Isla Vista rampage: UCSB parents tell of deep sorrow, pride and love
UC Santa Barbara called off classes Tuesday for a day of mourning and reflection after last week’s deadly rampage near the campus, which left seven dead.
Family members of the UC Santa Barbara students killed in Elliot Rodger’s rampage in Isla Vista have reacted visibly with deep sorrow and anger, while others have remained silent, asking that their privacy be respected as they grieve.
Some parents had raced to the scene the night of the attack only to discover their worst fears realized. Others arrived over the weekend to find burgeoning sidewalk memorials marking where the six college students died.
First to be killed in Rodger’s rampage were his roommates: Weihan Wang, 20, of Fremont and Cheng Yuan Hong, 20, and George Chen, 19, both of San Jose. Authorities found them stabbed to death in the apartment they shared with Rodger.
Wang’s parents spoke of their son -- an aspiring computer engineer who wanted to start a business with Chen and Hong.
“My son, my whole life I’m so proud of him,” Jinshuang “Jane” Liu told NBC Bay Area. “He’s kind of quiet but nice to everybody. Very considerate. … I just think, ‘God, why don’t you take me instead of my son?’ ”
On Monday night, Chen’s parents visited a street-side memorial to their son and the other Isla Vista shooting victims, writing “Mom and Dad” in chalk with a heart around it on the sidewalk.
“We would die a hundred times, a thousand times, but we don’t want our kids to get hurt,” Chen’s mother, Kelly Wang, told ABC Los Angeles. “This shouldn’t happen to any family. This should be the last one in the United States.”
It was a sentiment shared by Richard Martinez, whose 20-year-old son, Christopher Michaels-Martinez, was gunned down at I.V. Deli Mart during the rampage.
“My kid died because nobody responded to what happened in Sandy Hook,” Richard Martinez told CNN, referring to the mass shooting that killed 26 people, including 20 children in 2012. “You’re sitting out there safe in your family room with your children safely around you and I’m telling you, they walk out on that street, it can happen. It’s happened far too many times now.”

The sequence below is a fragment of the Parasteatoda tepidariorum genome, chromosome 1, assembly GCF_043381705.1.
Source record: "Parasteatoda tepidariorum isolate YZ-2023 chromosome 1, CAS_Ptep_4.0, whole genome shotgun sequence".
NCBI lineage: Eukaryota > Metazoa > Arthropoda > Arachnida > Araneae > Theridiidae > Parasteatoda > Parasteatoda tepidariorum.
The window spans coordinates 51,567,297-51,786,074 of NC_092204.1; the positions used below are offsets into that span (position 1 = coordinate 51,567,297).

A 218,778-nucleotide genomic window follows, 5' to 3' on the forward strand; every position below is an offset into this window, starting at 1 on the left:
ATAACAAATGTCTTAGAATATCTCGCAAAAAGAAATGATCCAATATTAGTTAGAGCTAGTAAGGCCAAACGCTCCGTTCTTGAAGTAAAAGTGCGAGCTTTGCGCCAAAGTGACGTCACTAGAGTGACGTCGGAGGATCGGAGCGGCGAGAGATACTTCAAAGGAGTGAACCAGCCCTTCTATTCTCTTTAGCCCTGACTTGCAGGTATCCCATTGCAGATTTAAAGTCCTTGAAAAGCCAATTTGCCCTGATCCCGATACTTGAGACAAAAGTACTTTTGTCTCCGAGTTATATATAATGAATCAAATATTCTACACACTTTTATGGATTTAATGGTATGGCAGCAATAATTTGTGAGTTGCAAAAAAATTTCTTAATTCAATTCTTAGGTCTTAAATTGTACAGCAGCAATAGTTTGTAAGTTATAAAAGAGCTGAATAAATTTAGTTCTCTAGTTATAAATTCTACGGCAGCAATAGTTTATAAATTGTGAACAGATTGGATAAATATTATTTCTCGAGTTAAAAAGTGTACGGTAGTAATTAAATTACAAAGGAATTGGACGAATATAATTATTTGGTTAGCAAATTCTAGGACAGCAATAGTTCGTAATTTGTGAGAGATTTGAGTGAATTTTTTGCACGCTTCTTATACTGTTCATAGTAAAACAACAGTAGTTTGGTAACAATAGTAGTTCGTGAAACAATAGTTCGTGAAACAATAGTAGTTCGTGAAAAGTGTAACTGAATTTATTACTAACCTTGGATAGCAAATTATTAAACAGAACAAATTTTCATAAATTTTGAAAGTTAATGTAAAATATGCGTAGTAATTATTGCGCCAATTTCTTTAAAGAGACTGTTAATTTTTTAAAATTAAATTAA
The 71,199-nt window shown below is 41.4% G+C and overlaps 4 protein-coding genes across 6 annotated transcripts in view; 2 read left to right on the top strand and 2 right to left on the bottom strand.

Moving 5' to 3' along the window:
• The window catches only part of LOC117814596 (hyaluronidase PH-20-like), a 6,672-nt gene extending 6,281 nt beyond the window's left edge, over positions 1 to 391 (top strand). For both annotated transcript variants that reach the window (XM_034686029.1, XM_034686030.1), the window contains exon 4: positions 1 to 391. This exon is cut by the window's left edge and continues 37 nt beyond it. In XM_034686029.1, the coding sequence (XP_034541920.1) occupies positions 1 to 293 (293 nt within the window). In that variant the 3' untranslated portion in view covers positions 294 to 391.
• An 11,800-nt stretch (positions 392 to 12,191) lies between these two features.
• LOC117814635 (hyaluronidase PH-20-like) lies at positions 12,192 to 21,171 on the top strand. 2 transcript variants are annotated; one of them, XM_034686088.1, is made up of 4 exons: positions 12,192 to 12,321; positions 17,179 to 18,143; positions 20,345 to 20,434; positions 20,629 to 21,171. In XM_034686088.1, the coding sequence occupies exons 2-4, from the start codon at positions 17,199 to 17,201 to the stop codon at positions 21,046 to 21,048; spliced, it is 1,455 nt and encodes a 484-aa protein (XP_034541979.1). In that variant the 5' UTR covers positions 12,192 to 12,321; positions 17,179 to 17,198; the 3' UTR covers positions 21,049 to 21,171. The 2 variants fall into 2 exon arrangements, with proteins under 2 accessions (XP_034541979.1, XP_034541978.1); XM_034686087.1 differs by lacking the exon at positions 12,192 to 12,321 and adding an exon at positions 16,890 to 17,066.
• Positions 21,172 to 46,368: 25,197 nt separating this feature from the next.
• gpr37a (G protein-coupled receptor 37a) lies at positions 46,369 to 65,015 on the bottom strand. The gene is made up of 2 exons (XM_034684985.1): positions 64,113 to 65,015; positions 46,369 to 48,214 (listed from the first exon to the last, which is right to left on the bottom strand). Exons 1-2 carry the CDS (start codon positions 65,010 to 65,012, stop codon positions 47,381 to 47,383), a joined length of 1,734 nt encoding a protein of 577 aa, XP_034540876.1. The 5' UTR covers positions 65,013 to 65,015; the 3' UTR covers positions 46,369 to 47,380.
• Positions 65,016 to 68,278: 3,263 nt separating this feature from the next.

Also among those killed were Veronika Weiss, 19, and Katherine Breann Cooper, 22, who were shot in the grass in front of their sorority.
Weiss routinely checked in with her parents and they immediately tried to call her once they learned of the shooting, Weiss’s father told CNN.
The couple went online to determine her iPhone’s location and saw it was within the crime scene area and was moving, Bob Weiss said.
“We actually were looking at her phone while they were moving her body,” he said. “Probably to take her to the morgue.”
Weiss said his daughter always organized events for her circle of friends, whom he described as serious students. They would study every Friday night, and it was not unusual for her to spend Sundays studying math.
“She will be an inspiration to me every day of my life,” he said. “There was never a day I wasn’t proud of her. Never a single day.”
The parents of Hong and Cooper asked for privacy.
A note taped to a window at the Cooper home said, “Please, no press. We appreciate your kindness to want to find out about Katie’s life. But we are choosing to remember her in our own way. Thank you. The Cooper family.”
“Katie was a wonderful kid,” said Allen Borcherding, who taught her in his seventh-grade science class at Canyon Hills Junior High School in Chino Hills. “But evil’s on the move.”
Hong’s parents reportedly landed in California from their native Taiwan on Monday. They were expected to meet Monday afternoon with a Taiwanese representative and school officials, according to a spokesman for the Taipei Economic and Cultural Office.
“We think they might need some support and help,” said Kent Yang, adding that representatives from a Buddhist charity, the Tzu Chi Foundation, would also be present at the meeting to offer counseling and assistance with funeral costs.
The university, meanwhile, planned a large-scale vigil Tuesday afternoon, with students expected to bring 10,000 ribbons to represent the “community’s collective mourning, reflection, and recovery.”
It was just one of several events planned throughout the day and week to help students grieve and get counseling.
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